April 30, 2020

By Stewart Elgie and John McNally

This post is part of Smart Prosperity Institute’s Smart Stimulus Project. To see other posts from this project, click here.

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As Canada starts to succeed in stemming the tide of the COVID pandemic, and social distancing is gradually relaxed, governments will turn their attention to the next big challenge: economic recovery.  The COVID-driven recession has brought double-digit unemployment and a plummeting GDP.  In response, governments will soon make a once-in-a-generation investment to help reboot Canada’s beleaguered economy.  That economic stimulus package must not only boost jobs and growth right away, it should also build a better future for Canada.

It is not easy to do both.  In the urgency to spur immediate economic activity, governments often fall prey to short-term thinking, and give short shrift to ensuring stimulus projects also create long-term economic, environmental and social benefits.  (For more on this, see Stewart Elgie’s recent article in Macleans on Three Lessons for Stimulating a Smart Economic Recovery.)  Moreover, the traditional tools used to assess stimulus projects often do not measure the full range of economic and environmental benefits, both short term and long term.

To help address this problem, in the 2008-9 economic downturn, Smart Prosperity produced a green stimulus framework for assessing proposed recovery measures to ensure they provide the greatest economic and environmental benefits for Canada.

Times have changed.  The focus now is not just on growing greener, but growing smarter and cleaner: to strengthen Canada’s competitiveness in a global economy that is becoming more innovative, low carbon and resource efficient (as Canada’s Economic Strategy Table advised).  A new lens is needed.  One that can assess stimulus measures not just by their economic and environmental impacts, but by whether they spur innovation and build a cleaner, more competitive economy.  In short, do they put people to work today building the economy of tomorrow?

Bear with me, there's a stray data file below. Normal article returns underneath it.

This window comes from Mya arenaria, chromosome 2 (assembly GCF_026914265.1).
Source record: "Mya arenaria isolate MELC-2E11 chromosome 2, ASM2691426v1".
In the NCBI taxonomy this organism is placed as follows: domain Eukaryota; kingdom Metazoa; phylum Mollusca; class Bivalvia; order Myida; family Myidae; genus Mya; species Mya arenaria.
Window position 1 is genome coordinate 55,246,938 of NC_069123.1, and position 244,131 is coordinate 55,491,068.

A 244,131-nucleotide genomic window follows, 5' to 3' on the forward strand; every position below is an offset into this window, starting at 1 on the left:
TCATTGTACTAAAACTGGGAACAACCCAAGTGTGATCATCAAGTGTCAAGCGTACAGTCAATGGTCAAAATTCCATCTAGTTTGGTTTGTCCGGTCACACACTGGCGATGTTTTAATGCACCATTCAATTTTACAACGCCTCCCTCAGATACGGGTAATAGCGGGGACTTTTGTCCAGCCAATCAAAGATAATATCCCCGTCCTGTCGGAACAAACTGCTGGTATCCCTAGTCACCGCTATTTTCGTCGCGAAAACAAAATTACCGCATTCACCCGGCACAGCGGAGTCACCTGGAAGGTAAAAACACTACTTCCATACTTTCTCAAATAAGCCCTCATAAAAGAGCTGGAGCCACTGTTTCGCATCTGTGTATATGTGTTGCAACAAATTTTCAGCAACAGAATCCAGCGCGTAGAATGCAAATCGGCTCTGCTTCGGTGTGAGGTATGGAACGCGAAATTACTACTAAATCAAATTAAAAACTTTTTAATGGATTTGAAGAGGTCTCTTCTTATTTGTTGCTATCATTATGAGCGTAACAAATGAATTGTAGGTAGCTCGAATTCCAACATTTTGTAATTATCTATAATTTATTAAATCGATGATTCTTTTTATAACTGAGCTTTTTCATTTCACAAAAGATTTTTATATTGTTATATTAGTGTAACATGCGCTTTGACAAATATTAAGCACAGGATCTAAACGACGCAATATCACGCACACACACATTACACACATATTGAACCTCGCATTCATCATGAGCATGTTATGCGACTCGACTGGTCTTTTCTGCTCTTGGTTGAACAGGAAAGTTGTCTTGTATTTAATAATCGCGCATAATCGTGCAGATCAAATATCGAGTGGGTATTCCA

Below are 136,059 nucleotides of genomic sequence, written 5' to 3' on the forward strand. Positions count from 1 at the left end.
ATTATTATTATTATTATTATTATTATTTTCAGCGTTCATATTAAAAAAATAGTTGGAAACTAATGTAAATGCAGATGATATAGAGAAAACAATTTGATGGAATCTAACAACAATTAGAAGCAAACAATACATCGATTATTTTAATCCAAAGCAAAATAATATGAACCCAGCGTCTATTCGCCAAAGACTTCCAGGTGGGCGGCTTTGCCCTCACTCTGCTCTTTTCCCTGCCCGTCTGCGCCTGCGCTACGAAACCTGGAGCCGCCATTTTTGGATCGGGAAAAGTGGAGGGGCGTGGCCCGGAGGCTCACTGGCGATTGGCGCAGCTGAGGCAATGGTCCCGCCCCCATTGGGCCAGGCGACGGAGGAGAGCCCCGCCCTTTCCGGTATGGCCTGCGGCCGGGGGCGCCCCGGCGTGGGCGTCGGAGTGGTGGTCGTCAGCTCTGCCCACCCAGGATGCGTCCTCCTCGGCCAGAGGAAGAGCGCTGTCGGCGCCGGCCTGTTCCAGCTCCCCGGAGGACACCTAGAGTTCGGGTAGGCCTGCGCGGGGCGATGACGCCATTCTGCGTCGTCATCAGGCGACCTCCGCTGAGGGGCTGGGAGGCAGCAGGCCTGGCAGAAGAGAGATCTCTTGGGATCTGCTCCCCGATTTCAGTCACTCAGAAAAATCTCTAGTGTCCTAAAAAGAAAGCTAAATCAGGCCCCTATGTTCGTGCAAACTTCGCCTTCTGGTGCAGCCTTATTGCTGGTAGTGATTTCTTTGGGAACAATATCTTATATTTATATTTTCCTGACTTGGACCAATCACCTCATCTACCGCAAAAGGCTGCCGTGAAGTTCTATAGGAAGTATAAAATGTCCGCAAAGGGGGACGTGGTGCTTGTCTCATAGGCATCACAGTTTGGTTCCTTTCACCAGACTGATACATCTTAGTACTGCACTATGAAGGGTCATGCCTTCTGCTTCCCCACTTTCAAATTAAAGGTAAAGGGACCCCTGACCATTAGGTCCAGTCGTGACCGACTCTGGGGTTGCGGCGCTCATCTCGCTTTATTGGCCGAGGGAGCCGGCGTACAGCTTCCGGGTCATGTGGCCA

To that end, our new Smart Stimulus Framework asks three questions.

First, does the measure stimulate the economy now and offer lasting benefits?  Spurring jobs and growth right away is the top priority for economic stimulus.  But the best investments are ones that also help build a more competitive, resilient economy for the long run, attract private investment, and grow the next generation of good jobs.  We want to look back in 5-10 years, as we are paying off this massive deficit, and feel good about these investments -- that they laid the foundation for a better future for Canada.

Second, does the measure help the environment, and support clean competitiveness?  Will it help Canada to do its part in the global effort to tackle climate change, perhaps the most critical long-run economic and environmental challenge of our time?  Will the measure reduce pollution, cut waste, or conserve and restore nature – all of which are vital to Canadians’ health and well-being.  And will it accelerate clean innovation: putting people to work making smarter, cleaner buildings, vehicles, energy systems and industries, to strengthen Canada’s economic and environmental competitiveness?

Third, is the measure equitable and feasible?  Smart stimulus efforts should generate economic benefits for all Canadians, particularly vulnerable or marginalized groups, and they should not exacerbate inequality -- and ideally reduce it.  They also should be simple and quick to implement.  The best measures can be delivered using existing public institutions and capacity –we don’t have time to create new ones.  We also should anticipate any constraints or impediments (such as skills training, regulatory approvals, or scale-up challenges), and if so they can be overcome quickly. 

Prioritizing projects that offer a win-win-win is smart.  Not every stimulus measure in a comprehensive package needs to meet all the criteria outlined below (e.g. some will address different objectives, such as building the health system).  However, it is important that any projects with significant implications for the environment or clean growth score well on these metrics.  Doing so is likely to be the difference between Canada maintaining climate progress and supporting a stronger economic future, and the nation stalling out or moving backwards.

We are about to make a once-in-a-generation investment in rebuilding Canada’s economy. Using this tool, we can help make sure those stimulus dollars are used to make smart investments in Canada’s present and future.

 

Stewart Elgie

Executive Chair

John McNally

Research Associate